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Curr Opin Biotechnol. 2010 Jun;21(3):244-51. doi: 10.1016/j.copbio.2010.02.012. Epub 2010 Mar 19.

Photobiological production of hydrogen gas as a biofuel.

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Department of Microbiology, University of Washington, Seattle, WA 98195, United States.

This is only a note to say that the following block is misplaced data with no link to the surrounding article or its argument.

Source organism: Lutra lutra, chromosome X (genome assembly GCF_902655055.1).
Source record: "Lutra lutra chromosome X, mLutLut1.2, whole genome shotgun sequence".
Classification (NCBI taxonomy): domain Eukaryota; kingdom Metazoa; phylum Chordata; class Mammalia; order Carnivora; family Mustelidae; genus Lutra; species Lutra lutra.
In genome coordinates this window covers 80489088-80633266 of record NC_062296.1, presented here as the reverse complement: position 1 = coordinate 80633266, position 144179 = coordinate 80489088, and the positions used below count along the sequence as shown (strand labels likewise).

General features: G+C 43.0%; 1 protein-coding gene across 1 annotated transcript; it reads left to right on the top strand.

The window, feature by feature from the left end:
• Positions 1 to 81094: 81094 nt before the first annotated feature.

Solar energy can be converted into chemical energy in the form of hydrogen gas using oxygenic and anoxygenic photosynthetic microbes. Laboratory-scale measurements suggest that photobiological hydrogen production rates could yield more energy than current crop-based biofuel productivities. Major challenges, such as inhibitory amounts of oxygen produced during oxygenic photosynthesis and inhibition of H(2)-producing nitrogenase by ammonia, are being overcome through genetic engineering. Further advances are expected as the metabolic and regulatory aspects behind photobiological hydrogen production are revealed. Genetic engineering, coculturing, and bioreactor designs making use of immobilized cells have the potential to increase conversion efficiencies of light energy to H(2) and to decrease the land area needed for photobiological H(2) production.

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